- 25.1 minutes per game
- 13.1 points per game (18.9 per 36 minutes)
- 4.0 rebounds per game (5.7 per 36 minutes)
- 2.2 assists per game (3.2 per 36 minutes)
- .415/.341/.843 shooting splits
It took longer than he may have liked, but Sean Kilpatrick finally made it as an NBA regular this past season after signing a three-year deal with the Brooklyn Nets last spring following a number of 10-day contracts.
Kilpatrick was an important part of the Nets’ rotation this past season. Now, the way the Nets played, that might not mean all that much, but for a guy who was schooling the D-League as recently as last year, it was a major career step forward. Kilpatrick started in 24 games and played in 70, averaging 25.1 minutes per contest. His shooting splits were not off the charts (.415/.341/.843) although he consistently hit his free throws and made 1.5 triples per game while ranking ahead of Jeremy Lin in three-point attempt rate (.419). The less than ideal shooting didn’t stop Kilpatrick from being a strong scoring threat for the Nets, as he averaged 13.1 points per game, which projects out to nearly 19 a game when played out over 36 minutes. He upped his assist and rebounding game as well, with an 8.4 rebound percentage and 14.6 assist percentage, both easily his best marks during his NBA career.
If you want to point to negatives, you could bring up the fact that Kilpatrick’s offensive showing was built on quantity in counting stats not efficiency in analytics. He posted a PER of just 13.1 and an offensive rating of 101. However, his DNA as a Bearcat helped him overcome that and produce at a relatively high level defensively. He recorded a defensive rating of 112 and had 1.1 defensive win shares. He ranked fourth on the team in DWS.
Kilpatrick did miss some games down the stretch, playing in only five of the final 16 contests for the Nets. However, in all, Kilpatrick proved that he belonged at the NBA level.
The Best of the Best
Wednesday Nov. 2, 2016 vs. Detroit Pistons
After scoring in double figures in each of the first four games he played, Kilpatrick showed incredible efficiency and tenacity, connecting on 8-of-12 shots from the floor, including a 4-of-4 showing from three-point range on his way to 24 points, 10 rebounds, three assists and a couple of steals.
Tuesday Nov. 29, 2016 vs. Los Angeles Clippers
This was the game of the year for Kilpatrick, who carried the Nets on his back, scoring 20 points in the fourth quarter and 38 overall in a 127-122 double overtime win in which he logged 47 minutes. Here are some highlights so you can relive the glory.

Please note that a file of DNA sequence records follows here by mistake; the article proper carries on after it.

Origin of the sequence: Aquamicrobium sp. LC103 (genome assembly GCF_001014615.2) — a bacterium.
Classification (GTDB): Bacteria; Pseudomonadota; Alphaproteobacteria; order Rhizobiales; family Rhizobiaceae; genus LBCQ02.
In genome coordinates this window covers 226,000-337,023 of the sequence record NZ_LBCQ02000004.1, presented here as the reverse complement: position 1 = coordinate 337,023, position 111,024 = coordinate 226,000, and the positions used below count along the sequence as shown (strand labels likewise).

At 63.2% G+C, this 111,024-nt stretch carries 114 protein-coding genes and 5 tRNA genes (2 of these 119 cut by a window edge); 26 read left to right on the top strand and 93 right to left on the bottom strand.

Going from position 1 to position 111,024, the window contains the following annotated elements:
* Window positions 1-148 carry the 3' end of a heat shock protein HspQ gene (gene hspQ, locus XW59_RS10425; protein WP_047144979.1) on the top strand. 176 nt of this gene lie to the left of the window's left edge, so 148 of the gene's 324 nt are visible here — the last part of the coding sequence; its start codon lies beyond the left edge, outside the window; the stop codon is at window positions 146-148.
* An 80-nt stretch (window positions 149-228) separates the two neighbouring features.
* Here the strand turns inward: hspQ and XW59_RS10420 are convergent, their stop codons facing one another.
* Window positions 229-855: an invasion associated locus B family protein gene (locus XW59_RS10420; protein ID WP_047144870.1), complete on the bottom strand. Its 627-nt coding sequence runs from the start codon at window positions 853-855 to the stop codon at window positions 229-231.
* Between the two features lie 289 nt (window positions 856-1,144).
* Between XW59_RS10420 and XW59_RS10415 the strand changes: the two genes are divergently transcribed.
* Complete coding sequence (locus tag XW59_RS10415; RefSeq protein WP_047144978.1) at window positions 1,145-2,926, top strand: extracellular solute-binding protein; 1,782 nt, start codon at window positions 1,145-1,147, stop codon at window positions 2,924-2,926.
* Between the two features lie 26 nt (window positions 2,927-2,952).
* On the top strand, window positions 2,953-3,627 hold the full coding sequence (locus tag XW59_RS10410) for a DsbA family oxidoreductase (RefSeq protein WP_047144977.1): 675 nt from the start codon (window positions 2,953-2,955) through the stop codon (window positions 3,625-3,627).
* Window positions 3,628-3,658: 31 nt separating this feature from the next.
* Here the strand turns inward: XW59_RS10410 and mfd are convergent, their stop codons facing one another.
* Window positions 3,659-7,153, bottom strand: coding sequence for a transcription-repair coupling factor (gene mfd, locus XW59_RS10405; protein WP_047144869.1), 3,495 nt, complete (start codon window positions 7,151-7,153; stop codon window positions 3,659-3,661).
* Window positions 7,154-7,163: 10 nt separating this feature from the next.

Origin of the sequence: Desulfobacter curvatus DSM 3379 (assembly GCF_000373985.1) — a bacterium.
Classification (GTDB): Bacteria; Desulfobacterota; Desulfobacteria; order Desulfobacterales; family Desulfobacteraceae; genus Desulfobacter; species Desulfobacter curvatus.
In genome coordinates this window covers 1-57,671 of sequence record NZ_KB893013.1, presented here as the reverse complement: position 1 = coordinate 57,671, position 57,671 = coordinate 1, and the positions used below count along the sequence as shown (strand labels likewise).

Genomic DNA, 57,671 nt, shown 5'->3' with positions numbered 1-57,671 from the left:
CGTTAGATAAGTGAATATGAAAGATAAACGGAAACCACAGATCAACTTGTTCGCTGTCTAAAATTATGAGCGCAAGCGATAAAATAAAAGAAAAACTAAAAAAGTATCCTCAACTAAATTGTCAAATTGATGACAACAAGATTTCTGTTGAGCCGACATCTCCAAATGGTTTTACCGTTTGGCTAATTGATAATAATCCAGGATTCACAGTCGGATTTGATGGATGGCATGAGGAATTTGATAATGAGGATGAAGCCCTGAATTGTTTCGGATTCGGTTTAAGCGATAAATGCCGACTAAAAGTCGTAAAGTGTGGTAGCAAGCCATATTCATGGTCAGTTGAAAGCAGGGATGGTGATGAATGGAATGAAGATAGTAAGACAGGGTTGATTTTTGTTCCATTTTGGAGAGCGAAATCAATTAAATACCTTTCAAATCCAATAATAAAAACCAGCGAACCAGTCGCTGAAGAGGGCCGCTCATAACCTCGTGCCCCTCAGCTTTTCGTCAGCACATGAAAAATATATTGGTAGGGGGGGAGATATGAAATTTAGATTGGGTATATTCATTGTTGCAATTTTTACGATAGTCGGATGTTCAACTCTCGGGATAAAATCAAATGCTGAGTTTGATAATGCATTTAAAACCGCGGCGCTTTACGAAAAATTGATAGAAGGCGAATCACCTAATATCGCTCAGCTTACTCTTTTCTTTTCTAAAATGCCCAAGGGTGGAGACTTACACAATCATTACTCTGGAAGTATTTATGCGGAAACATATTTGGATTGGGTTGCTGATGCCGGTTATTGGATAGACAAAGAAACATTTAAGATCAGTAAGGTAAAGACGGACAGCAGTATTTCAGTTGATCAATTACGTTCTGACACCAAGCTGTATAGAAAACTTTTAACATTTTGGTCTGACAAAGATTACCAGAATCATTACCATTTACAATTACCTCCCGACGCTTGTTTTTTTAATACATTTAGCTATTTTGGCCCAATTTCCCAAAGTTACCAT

Monday Dec. 26, 2016 vs. Charlotte Hornets
On the day after Christmas, Kilpatrick took 15 shots and recorded 23 points, making nine of those field goal attempts, including four three-pointers. He also handed out four assists and grabbed five rebounds. The Nets won the game, 120-118.
Monday Jan. 23, 2017 vs. San Antonio Spurs
One of the premier franchises in the NBA rolled to a 112-86 win over the flouddering Nets, but Kilpatrick did what he could to make up for it. Sure, he needed 16 shots to finish with 17 points, but he also got 10 rebounds to finish record his third double-double of the season.
Sunday Feb. 5, 2017 vs. Toronto Raptors
This was a much more efficient effort from Kilpatrick, even if the Nets lost again. All five of his field goals came from beyond the arc (5-of-9) and he also made all three of his free-throws to finish with 18 points.
Monday March 6, 2017 at Memphis Grizzlies
Kilpatrick put his head down and consistently got in the lane and then to the foul line, sinking a season-high 16-of-17 foul shots on his way to a 23-point night.
Wednesday March 8, 2017 at Atlanta Hawks
Once again, Kilpatrick worked hard to get to the line (8-of-9), which helped him tally 27 points on only 14 shots.
For Next Year
Unlike a year ago, Kilpatrick doesn’t have to scratch and claw his way to a few drips of NBA playing time. He is under contract with the Nets and clearly part of their future plans, at least for the next few seasons. To ensure that continues, Kilpatrick needs to just keep improving, especially with his offensive efficiency. He’s already proven he can defend well at the pro level and get hot from the floor, but doing so more consistently could push him from a solid contributor to a star.